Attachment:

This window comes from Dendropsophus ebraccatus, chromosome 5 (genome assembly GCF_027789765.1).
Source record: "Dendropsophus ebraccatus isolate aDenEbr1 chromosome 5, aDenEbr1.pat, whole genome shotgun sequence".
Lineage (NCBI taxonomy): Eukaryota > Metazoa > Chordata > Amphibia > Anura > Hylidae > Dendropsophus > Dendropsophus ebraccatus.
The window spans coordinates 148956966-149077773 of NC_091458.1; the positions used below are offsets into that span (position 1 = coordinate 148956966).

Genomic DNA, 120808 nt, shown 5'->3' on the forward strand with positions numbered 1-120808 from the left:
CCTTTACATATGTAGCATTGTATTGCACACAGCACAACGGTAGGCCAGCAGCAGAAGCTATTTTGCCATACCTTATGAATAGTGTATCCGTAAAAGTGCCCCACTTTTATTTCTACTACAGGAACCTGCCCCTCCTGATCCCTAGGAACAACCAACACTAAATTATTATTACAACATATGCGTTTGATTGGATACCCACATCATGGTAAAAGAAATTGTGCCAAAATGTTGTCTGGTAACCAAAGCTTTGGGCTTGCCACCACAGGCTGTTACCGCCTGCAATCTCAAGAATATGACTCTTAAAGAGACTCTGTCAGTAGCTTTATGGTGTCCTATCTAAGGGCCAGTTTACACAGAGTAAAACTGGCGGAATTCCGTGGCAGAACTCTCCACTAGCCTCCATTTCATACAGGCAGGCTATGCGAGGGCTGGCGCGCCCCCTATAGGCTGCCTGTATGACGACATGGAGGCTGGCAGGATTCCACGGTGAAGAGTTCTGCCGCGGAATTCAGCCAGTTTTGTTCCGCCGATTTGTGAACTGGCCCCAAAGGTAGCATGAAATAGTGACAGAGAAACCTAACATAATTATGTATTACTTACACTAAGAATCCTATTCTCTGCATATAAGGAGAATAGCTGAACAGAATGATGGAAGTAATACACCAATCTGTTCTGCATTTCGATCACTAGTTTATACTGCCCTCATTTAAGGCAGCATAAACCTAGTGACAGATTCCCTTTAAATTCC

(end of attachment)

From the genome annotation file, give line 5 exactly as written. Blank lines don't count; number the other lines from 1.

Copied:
Genomic DNA, 120808 nt, shown 5'->3' on the forward strand with positions numbered 1-120808 from the left: